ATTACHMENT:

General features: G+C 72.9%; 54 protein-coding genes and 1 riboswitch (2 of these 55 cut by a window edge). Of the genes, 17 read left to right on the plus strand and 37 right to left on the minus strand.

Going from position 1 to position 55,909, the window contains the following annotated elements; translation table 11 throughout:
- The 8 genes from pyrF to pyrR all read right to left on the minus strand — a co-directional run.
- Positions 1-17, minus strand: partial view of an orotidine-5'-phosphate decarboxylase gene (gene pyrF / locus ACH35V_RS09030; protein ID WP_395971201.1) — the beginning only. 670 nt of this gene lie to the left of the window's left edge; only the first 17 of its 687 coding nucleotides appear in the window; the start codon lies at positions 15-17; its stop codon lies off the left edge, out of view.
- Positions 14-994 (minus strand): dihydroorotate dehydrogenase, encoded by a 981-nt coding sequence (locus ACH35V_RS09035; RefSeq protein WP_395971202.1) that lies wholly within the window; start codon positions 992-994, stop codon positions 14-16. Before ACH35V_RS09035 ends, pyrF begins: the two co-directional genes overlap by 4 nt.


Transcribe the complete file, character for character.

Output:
General features: G+C 72.9%; 54 protein-coding genes and 1 riboswitch (2 of these 55 cut by a window edge). Of the genes, 17 read left to right on the plus strand and 37 right to left on the minus strand.

Going from position 1 to position 55,909, the window contains the following annotated elements; translation table 11 throughout:
- The 8 genes from pyrF to pyrR all read right to left on the minus strand — a co-directional run.
- Positions 1-17, minus strand: partial view of an orotidine-5'-phosphate decarboxylase gene (gene pyrF / locus ACH35V_RS09030; protein ID WP_395971201.1) — the beginning only. 670 nt of this gene lie to the left of the window's left edge; only the first 17 of its 687 coding nucleotides appear in the window; the start codon lies at positions 15-17; its stop codon lies off the left edge, out of view.
- Positions 14-994 (minus strand): dihydroorotate dehydrogenase, encoded by a 981-nt coding sequence (locus ACH35V_RS09035; RefSeq protein WP_395971202.1) that lies wholly within the window; start codon positions 992-994, stop codon positions 14-16. Before ACH35V_RS09035 ends, pyrF begins: the two co-directional genes overlap by 4 nt.